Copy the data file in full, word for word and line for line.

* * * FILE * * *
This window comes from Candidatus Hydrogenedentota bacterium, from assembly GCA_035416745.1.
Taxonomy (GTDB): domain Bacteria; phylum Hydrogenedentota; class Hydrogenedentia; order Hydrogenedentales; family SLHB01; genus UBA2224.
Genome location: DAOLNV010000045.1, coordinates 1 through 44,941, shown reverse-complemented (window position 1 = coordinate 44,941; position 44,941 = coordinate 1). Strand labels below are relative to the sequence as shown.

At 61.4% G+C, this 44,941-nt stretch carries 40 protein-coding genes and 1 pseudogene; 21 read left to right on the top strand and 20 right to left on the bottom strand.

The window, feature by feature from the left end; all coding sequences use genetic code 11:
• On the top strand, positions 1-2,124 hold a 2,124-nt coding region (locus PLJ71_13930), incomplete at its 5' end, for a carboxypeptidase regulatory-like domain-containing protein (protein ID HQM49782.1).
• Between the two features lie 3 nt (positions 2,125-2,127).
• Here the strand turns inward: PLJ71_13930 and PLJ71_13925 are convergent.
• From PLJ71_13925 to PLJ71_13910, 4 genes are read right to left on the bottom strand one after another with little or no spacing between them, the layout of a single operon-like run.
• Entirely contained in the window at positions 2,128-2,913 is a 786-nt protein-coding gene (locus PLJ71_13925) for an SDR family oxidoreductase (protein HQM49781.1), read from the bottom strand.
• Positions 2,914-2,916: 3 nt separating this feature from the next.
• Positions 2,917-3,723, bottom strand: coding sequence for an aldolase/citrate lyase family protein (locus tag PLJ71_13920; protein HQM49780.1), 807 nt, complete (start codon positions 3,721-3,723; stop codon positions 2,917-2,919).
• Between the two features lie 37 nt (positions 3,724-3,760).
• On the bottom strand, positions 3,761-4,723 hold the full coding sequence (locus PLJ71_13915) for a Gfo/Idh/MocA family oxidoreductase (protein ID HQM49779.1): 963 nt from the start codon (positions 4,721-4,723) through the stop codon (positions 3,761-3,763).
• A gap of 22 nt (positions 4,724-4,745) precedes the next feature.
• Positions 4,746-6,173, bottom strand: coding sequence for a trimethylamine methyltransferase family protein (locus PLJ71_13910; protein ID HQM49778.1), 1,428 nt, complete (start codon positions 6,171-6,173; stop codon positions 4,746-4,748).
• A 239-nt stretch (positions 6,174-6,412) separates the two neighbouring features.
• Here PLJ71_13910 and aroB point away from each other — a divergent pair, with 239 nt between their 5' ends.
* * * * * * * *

This window comes from Candidatus Hydrogenedentota bacterium, from assembly GCA_035416745.1.
Taxonomy (GTDB): domain Bacteria; phylum Hydrogenedentota; class Hydrogenedentia; order Hydrogenedentales; family SLHB01; genus UBA2224.
Genome location: DAOLNV010000045.1, coordinates 1 through 44,941, shown reverse-complemented (window position 1 = coordinate 44,941; position 44,941 = coordinate 1). Strand labels below are relative to the sequence as shown.

At 61.4% G+C, this 44,941-nt stretch carries 40 protein-coding genes and 1 pseudogene; 21 read left to right on the top strand and 20 right to left on the bottom strand.

The window, feature by feature from the left end; all coding sequences use genetic code 11:
• On the top strand, positions 1-2,124 hold a 2,124-nt coding region (locus PLJ71_13930), incomplete at its 5' end, for a carboxypeptidase regulatory-like domain-containing protein (protein ID HQM49782.1).
• Between the two features lie 3 nt (positions 2,125-2,127).
• Here the strand turns inward: PLJ71_13930 and PLJ71_13925 are convergent.
• From PLJ71_13925 to PLJ71_13910, 4 genes are read right to left on the bottom strand one after another with little or no spacing between them, the layout of a single operon-like run.
• Entirely contained in the window at positions 2,128-2,913 is a 786-nt protein-coding gene (locus PLJ71_13925) for an SDR family oxidoreductase (protein HQM49781.1), read from the bottom strand.
• Positions 2,914-2,916: 3 nt separating this feature from the next.
• Positions 2,917-3,723, bottom strand: coding sequence for an aldolase/citrate lyase family protein (locus tag PLJ71_13920; protein HQM49780.1), 807 nt, complete (start codon positions 3,721-3,723; stop codon positions 2,917-2,919).
• Between the two features lie 37 nt (positions 3,724-3,760).
• On the bottom strand, positions 3,761-4,723 hold the full coding sequence (locus PLJ71_13915) for a Gfo/Idh/MocA family oxidoreductase (protein ID HQM49779.1): 963 nt from the start codon (positions 4,721-4,723) through the stop codon (positions 3,761-3,763).
• A gap of 22 nt (positions 4,724-4,745) precedes the next feature.
• Positions 4,746-6,173, bottom strand: coding sequence for a trimethylamine methyltransferase family protein (locus PLJ71_13910; protein ID HQM49778.1), 1,428 nt, complete (start codon positions 6,171-6,173; stop codon positions 4,746-4,748).
• A 239-nt stretch (positions 6,174-6,412) separates the two neighbouring features.
• Here PLJ71_13910 and aroB point away from each other — a divergent pair, with 239 nt between their 5' ends.